A new study shows that the nerve cells and blood vessels in the eye are constantly in communication with each other in order to maintain healthy blood flow and avoid blood vessel overgrowth. The study has implications for treating eye diseases like macular degeneration and diabetic retinopathy – the leading causes of vision loss in adults. The study’s researchers also believe these findings could provide clues to neurological diseases like Alzheimer’s because the eye is a good model for understanding the workings of the brain.
Scientists at The Scripps Research Institute found that low blood flow and low oxygen levels in the retina trigger the eye’s nerve cells to produce a chemical called VEGF. VEGF prompts new blood vessel growth and thus more oxygen to the area. Without VEGF, normal blood vessel growth is inhibited and vision problems develop. Overproduction of VEGF also will create vision problems because it leads to dangerous blood vessel overgrowth – typical of many eye diseases like wet macular degeneration.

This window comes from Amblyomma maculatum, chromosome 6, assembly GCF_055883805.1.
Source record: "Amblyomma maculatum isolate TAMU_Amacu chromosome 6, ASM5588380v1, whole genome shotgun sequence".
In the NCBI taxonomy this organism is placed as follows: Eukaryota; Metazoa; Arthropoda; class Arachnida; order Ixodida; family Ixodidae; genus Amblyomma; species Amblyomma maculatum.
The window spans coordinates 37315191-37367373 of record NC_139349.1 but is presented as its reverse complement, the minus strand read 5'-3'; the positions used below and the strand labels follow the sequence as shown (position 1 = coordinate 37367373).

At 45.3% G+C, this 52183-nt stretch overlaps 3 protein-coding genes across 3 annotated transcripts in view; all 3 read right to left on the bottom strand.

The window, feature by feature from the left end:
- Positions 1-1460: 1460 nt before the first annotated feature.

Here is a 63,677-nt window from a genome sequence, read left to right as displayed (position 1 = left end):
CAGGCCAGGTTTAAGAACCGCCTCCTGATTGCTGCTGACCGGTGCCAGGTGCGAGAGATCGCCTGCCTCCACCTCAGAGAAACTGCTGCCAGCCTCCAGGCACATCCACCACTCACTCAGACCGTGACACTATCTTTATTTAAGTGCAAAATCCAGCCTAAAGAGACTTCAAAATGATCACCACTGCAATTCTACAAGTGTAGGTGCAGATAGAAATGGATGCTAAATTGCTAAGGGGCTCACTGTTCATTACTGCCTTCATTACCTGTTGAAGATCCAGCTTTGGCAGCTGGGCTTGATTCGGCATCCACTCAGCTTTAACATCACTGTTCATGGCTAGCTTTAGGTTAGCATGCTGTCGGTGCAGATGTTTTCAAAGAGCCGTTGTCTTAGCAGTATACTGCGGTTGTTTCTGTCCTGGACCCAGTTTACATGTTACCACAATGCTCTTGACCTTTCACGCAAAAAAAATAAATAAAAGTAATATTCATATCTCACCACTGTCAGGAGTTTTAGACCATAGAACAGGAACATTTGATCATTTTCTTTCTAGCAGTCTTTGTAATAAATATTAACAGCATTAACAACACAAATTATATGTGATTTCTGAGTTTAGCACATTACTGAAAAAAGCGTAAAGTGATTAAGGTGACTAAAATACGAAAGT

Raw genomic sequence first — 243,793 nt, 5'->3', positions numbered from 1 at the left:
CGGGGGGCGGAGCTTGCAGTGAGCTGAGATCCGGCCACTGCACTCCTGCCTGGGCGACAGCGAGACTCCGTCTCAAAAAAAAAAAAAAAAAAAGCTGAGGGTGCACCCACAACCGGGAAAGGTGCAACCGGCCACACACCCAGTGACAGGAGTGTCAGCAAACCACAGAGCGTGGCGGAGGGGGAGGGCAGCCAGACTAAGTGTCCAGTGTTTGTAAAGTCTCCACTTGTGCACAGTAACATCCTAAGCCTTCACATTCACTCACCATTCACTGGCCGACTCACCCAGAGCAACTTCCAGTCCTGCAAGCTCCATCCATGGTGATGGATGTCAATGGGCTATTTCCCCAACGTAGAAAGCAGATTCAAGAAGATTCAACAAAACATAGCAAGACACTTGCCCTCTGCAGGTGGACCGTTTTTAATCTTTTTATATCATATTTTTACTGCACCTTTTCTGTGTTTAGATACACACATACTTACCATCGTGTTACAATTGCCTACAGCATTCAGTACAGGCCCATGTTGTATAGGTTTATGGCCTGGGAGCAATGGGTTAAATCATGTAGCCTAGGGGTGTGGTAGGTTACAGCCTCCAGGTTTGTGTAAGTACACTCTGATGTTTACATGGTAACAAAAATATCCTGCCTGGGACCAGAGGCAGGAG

The research is surprising because previous research had given no indication that the eye’s nerve cells were an important source of VEGF. Essentially, these neuron signals in the eye are regularly fine-tuning the retina’s blood vessel architecture. When chemical signals are miscommunicated, blood vessel growth is out of balance – resulting in overproduction or underproduction of new blood vessels in the eye.
Professor Martin Friedlander, senior author on the study, believes this research cannot only lead to advanced treatment for eye disease, but also brain disease. He says the retina is a direct extension of the brain and the only place in the body where scientists can easily see neurons and blood vessels working together. Therefore, it is a good model for understanding the workings of the brain.